January 16, 2017 by Lyn Thorne-Alder
The address Elelakorra had given them turned out to be the floor below the first floor of a four-story stone building just outside the royal quarter. The entrance in the front of the building led to a very attractive stone staircase, down to a room with narrow but tall windows and nothing but a broad counter. The man behind the counter read over the note from the Voice and nodded, then headed through a thick bronze door to the back without a word.
He came back several minutes later with a large metal box, the size of a very large book, with two keyholes and a set of two keys. “This one’s yours, this one’s mine,” he explained, and handed Enrie one key. “Things go in here, I lock them in the vault. Only you and I together can get the box out. Here, touch the key thus.”
The key had a blue gem in the head, which glowed faintly. Aether, Enrie assumed, an assumption which seemed all the more likely after she touched the gem as ordered and it glowed a different hue of blue.
“Now we insert, and turn.” He showed her where the keys went in and used his, with an even darker blue gem, on the leftmost of the two key-slots. Enrie did as she was told and the box popped open.
It felt wrong and strange to be finally pulling out all of the originals, but they did, collating them carefully from Tesdes and Saydrie’s packs before slipping them into a pressboard folder and from there into the box.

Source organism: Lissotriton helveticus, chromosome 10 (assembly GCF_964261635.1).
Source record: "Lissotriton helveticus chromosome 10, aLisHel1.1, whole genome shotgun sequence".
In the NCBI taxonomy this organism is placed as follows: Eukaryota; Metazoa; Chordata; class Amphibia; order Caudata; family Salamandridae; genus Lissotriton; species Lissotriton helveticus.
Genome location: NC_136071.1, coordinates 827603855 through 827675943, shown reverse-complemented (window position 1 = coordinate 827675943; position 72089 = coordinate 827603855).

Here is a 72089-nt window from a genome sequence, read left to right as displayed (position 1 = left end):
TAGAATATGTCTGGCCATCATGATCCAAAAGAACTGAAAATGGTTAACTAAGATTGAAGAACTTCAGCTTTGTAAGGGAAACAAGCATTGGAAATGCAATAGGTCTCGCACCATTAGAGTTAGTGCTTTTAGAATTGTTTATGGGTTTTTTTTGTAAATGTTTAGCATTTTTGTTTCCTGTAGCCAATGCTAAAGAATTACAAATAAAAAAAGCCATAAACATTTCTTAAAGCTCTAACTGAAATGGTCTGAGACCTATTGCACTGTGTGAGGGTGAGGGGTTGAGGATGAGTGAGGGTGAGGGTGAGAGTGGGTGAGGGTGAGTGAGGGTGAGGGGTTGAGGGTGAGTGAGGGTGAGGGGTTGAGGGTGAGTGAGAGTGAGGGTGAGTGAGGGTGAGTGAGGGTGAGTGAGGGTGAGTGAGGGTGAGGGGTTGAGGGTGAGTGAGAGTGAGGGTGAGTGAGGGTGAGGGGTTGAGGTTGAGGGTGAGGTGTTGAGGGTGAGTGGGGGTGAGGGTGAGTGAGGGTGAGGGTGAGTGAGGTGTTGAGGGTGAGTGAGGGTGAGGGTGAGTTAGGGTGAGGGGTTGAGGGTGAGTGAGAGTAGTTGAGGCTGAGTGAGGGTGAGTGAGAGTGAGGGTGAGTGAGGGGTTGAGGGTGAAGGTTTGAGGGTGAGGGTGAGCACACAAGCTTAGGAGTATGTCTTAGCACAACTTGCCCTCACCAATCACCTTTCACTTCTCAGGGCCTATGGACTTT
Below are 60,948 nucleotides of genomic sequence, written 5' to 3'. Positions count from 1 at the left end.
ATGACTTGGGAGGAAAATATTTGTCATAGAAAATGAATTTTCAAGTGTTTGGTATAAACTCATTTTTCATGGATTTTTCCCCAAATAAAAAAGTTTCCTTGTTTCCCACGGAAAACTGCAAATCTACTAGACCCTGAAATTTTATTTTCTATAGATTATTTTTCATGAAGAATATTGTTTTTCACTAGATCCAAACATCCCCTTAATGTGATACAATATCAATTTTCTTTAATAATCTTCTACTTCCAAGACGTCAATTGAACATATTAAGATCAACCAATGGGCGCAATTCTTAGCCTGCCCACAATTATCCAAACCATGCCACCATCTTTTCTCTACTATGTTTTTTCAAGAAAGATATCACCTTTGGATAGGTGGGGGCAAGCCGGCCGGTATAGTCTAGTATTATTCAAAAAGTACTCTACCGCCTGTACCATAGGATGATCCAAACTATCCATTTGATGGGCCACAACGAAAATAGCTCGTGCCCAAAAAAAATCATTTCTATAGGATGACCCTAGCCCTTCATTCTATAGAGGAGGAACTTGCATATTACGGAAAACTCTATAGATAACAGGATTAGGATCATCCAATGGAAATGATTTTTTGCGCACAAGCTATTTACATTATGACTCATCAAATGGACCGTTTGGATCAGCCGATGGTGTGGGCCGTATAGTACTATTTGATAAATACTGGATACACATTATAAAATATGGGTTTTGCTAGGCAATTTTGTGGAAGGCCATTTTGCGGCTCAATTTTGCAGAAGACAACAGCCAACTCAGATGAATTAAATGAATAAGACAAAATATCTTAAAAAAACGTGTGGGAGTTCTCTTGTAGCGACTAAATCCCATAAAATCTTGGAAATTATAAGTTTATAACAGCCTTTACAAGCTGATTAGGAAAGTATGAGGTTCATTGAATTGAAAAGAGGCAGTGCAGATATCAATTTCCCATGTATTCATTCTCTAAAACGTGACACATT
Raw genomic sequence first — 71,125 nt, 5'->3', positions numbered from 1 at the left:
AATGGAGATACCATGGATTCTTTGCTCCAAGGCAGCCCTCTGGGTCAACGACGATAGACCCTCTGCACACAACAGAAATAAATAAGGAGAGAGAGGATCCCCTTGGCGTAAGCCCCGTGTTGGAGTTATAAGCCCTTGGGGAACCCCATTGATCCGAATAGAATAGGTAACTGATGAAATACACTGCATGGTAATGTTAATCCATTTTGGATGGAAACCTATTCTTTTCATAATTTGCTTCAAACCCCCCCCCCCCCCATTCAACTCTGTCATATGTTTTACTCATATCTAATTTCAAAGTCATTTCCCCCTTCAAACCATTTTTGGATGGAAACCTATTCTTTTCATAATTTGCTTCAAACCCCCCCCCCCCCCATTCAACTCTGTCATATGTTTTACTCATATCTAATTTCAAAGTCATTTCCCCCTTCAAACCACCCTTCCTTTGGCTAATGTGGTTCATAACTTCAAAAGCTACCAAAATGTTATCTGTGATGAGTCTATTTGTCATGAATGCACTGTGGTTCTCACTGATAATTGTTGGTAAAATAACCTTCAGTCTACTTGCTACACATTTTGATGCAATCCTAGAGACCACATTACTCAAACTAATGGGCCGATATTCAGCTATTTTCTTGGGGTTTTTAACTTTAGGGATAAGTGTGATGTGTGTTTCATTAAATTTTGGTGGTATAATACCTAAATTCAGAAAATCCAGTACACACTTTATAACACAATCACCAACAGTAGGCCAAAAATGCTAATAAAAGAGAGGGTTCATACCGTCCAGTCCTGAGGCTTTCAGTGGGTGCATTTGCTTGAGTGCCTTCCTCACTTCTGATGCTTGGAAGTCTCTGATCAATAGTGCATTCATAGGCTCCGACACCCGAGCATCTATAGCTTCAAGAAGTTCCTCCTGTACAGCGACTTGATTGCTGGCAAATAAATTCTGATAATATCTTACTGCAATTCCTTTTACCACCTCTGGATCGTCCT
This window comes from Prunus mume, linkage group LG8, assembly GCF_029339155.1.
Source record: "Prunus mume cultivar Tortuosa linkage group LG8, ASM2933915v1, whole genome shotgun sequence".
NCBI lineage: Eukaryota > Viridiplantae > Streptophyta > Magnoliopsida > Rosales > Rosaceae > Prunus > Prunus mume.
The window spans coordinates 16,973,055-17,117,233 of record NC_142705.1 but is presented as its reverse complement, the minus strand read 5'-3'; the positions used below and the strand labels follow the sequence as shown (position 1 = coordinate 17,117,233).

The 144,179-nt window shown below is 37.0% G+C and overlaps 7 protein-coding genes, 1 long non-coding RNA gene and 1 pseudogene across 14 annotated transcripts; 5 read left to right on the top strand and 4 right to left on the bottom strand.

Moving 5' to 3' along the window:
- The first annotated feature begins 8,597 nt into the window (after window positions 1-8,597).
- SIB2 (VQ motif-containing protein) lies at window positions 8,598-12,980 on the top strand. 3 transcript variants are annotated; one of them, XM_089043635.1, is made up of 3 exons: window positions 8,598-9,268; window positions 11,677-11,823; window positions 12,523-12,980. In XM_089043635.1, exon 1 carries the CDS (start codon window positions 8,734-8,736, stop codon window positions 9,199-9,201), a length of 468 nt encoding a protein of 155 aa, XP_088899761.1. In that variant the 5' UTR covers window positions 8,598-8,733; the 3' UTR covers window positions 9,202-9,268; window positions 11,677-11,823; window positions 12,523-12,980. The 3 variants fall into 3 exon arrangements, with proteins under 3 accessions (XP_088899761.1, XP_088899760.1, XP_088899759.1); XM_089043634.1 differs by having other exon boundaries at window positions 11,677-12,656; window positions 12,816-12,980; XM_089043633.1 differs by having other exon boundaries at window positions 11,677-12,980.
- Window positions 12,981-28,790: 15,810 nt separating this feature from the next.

“These vaults are proof against fire, flood, and earth-quake, although I won’t guarantee them against a volcano — except that the nearest volcano is seven days travel away, so it wouldn’t reach here without some help.” The man smiled at them. “Your papers are as safe here as anywhere in the Empire.”
“What about theft?” Korten asked. The man seemed to see Korten for the first time and bowed, shallowly but politely.
“They are more proof against theft than any of those other things. Without the dual keys, the box cannot be opened; once locked into the vault, the box cannot be removed without the keys; once the vault is locked, only I can open it and I, as it turns out, am theft-proof as well.” He smiled broadly at them. “Now, miss, let me show you where this is going, and we can lock it into place.”
The treaties were officially out of her hands. Enrie locked the door around the box with the man, and they left his office with her key tucked on a chain around her neck.